As we are studying through the book of Genesis as a church, and specifically the life of Joseph, I am constantly reminded that as Israel was, so are we, and as Israel will be, so too will we be. What I mean by that is that no matter how hard they tried, no matter how many rules they put in place, they could not escape the fact that they were faithless, sinful, broken people. As Israel was, so am I. And yet, in God’s infinite mercy and grace, they will be restored to a place of glory, loving and serving the Lord for all eternity. As Israel will be, so too will we be.
As we study this collection of books we call the Bible, we see that it is a book about the past, present, and future of God’s love towards humanity. But in particular, God chooses to show that love through the Jews throughout human history. In a way, He uses Israel as a mirror into which we can look and see our own depravity and, at the same time, the Lord’s unconditional love.
One book within the Bible that has always struck me as the most gruesomely picturesque example of the unconditional love of the Lord in the midst of our sin is that of Hosea. This short book of 14 chapters, and probably only a few pages in your Bible, is worth its weight in understanding the love of Christ in the midst of our sin. Why, you ask? Let me try to describe the plot in a nutshell...
The Lord raised up a prophet named Hosea and just when he thinks he is going to be doing amazing things for the Lord, he hears God speak to him and tell him to go marry a prostitute. Now I don’t know about you but other than the fact that you get to attempt representing the Lord to the people, there is nothing about being a prophet that would make me want to apply for that position. The job description of most of the prophets read something like this:
“Wanted, slightly crazy person who can hear voices from heaven. Desires to perform bizarre symbolic acts to profess the Lords judgment of sin such as running naked through the streets, lying on one side of your body for many days, pulling out your hair and slicing it with a sword, eat bread baked on burnt dung, and marrying prostitutes (yes, these are all things biblical prophets did). Must care more about the Lord and His will than anything else on earth, including your own happiness. Those that would like to have people like them and can not stand complete hatred need not apply.”
Hosea was one of those men. He was an amazing man of God. The Lord spoke into Hosea’s life and said, “I want you to do one of the most painful things in the world. I want you to love someone that will not return that love. Someone that most likely never will be able to love you in the way you love them. I want you to marry that prostitute named Gomer.”
Hosea was faithful to the call and married Gomer. Their life together is the subject of the book of Hosea. Now one would hope that once she is married, all is forgotten and Gomer proceeds to love her husband because of the restoration of the Lord. Unfortunately, that is not the case. Gomer has her ups and downs, as she cannot quite stay committed to the domestic life. She loves Hosea. She does not love Hosea. She loves him. She does not love him. And so goes the life of Hosea. Gomer gives birth to three children whose names are also picturesque statements of God but unfortunately, because she is a harlot, we do not even know if these children are those of Hosea. And yet, God asks him to love her and the children regardless. Regardless of their unfaithfulness, Hosea must remain faithful. And this is the prophecy given to Israel. While Israel was faithless, God was, and is faithful.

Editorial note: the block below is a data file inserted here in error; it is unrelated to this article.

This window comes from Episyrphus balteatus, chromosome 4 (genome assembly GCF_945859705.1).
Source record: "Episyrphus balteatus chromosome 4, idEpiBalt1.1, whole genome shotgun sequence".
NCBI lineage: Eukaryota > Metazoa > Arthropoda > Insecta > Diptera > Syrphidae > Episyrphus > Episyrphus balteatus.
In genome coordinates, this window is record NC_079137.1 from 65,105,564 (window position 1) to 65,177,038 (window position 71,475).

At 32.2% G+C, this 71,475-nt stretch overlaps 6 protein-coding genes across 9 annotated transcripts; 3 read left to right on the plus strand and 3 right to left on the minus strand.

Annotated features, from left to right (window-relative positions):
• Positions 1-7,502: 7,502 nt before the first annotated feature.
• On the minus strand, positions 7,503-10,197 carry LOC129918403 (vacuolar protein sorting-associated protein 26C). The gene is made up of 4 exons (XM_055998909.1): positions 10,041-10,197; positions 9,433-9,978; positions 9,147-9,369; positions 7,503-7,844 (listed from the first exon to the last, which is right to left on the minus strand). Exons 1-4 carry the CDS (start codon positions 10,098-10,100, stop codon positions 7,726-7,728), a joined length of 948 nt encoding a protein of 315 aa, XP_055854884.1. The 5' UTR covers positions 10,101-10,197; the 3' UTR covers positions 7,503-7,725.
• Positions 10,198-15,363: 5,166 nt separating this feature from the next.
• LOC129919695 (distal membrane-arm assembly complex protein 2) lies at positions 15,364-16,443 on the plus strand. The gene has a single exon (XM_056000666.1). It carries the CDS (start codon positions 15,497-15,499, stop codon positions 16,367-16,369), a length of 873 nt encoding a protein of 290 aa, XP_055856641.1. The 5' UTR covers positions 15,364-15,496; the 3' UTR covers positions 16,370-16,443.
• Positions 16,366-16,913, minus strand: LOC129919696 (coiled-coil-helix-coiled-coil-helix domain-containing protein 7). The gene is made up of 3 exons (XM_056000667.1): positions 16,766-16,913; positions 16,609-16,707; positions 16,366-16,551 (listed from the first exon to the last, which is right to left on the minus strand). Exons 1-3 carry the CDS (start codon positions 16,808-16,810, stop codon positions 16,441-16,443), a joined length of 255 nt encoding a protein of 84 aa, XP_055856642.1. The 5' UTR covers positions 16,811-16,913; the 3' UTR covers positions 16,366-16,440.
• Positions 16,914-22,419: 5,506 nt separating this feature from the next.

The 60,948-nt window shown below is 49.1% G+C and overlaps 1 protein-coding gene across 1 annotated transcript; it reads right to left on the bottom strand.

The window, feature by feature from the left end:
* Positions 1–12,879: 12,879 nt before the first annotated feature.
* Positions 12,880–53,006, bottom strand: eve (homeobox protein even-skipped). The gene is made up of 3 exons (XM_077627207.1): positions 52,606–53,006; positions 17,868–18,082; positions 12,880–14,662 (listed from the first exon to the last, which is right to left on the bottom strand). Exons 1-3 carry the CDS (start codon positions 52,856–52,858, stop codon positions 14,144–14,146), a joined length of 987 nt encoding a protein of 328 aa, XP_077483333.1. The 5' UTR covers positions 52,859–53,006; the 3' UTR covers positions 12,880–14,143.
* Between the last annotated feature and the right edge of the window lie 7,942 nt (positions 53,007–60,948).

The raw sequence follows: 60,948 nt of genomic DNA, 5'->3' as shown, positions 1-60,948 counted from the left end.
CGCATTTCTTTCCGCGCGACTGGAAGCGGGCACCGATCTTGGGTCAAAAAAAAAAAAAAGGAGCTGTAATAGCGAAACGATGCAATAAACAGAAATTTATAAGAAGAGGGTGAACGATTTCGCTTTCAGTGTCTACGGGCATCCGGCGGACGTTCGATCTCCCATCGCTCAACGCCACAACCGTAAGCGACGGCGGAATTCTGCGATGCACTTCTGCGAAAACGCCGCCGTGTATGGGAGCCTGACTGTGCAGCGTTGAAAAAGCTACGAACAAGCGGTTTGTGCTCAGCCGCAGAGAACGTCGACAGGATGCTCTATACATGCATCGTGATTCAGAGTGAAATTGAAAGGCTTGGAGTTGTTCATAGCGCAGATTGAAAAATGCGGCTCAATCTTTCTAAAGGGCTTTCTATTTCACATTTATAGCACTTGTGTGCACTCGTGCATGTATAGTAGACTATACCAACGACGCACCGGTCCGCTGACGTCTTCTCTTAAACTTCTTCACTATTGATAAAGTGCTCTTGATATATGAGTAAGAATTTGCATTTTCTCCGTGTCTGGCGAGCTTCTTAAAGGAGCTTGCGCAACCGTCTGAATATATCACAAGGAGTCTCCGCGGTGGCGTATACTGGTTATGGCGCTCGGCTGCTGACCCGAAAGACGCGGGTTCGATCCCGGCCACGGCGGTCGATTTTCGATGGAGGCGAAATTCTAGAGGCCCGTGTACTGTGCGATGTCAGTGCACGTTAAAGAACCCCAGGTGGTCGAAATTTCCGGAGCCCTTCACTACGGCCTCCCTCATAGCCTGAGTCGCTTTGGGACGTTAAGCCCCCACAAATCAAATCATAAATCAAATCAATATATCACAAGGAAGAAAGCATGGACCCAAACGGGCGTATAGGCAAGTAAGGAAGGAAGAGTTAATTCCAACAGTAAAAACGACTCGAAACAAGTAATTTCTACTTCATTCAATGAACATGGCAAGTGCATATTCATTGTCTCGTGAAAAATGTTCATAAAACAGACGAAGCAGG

What is most striking to me about this book is how accurately it portrays me. You see, while I would like to paint myself as righteous Hosea, I am really more like unrighteous Gomer. The Bible pictures marriage between a man and a woman as a representation of Christ and the church (see Ephesians 5:32). When Gomer strays from her faithfulness to Hosea, it is no different than when my heart strays from the Lord. Whatever I set my heart on, if it takes the place of my love for Jesus, it shows my unfaithfulness. The Lord was never interested in our religion or our religious acts. Jesus came for our hearts. When I allow my heart to unfaithfully love anything other than Him and what He did on the cross for me, I am committing spiritual adultery. And yet, the Lord still loves me and paid the ultimate price to buy me back from sin that I allow to so easily ensnare me. While I am yet a sinner, Christ died for me.
How hard it must have been for Hosea to go down to the local red-light district and purchase his own wife back because he loved her more than she could ever show back towards him. And this could not be a more accurate picture of Christ if it tried. Christ allowed Himself to be crucified, separated from the Father, and in the end, murdered so that He could show us more love than we can ever give back to Him. How painful this must have been for the Father and yet, the Bible says it was for the joy set before Him that Jesus endured the cross and paid to buy us back (see Hebrews 12:2). And in this I understand that true love, unconditional love is never totally reciprocated. Unconditional love is something you give to someone else, whether or not they can return it.
When we understand what Christ did, when we truly understand the amazing love He showed towards us in the midst of our unfaithfulness, it should cause two reactions:
- Complete and utter thankfulness and praise that Jesus would take a sinner like me and love me in the midst of my sin.
- If I desire to minister as Christ did and does, then I need to ask for His spirit. That spirit, the spirit of unconditional love, is the heart that we must aim for when we desire to minister in the name of Jesus.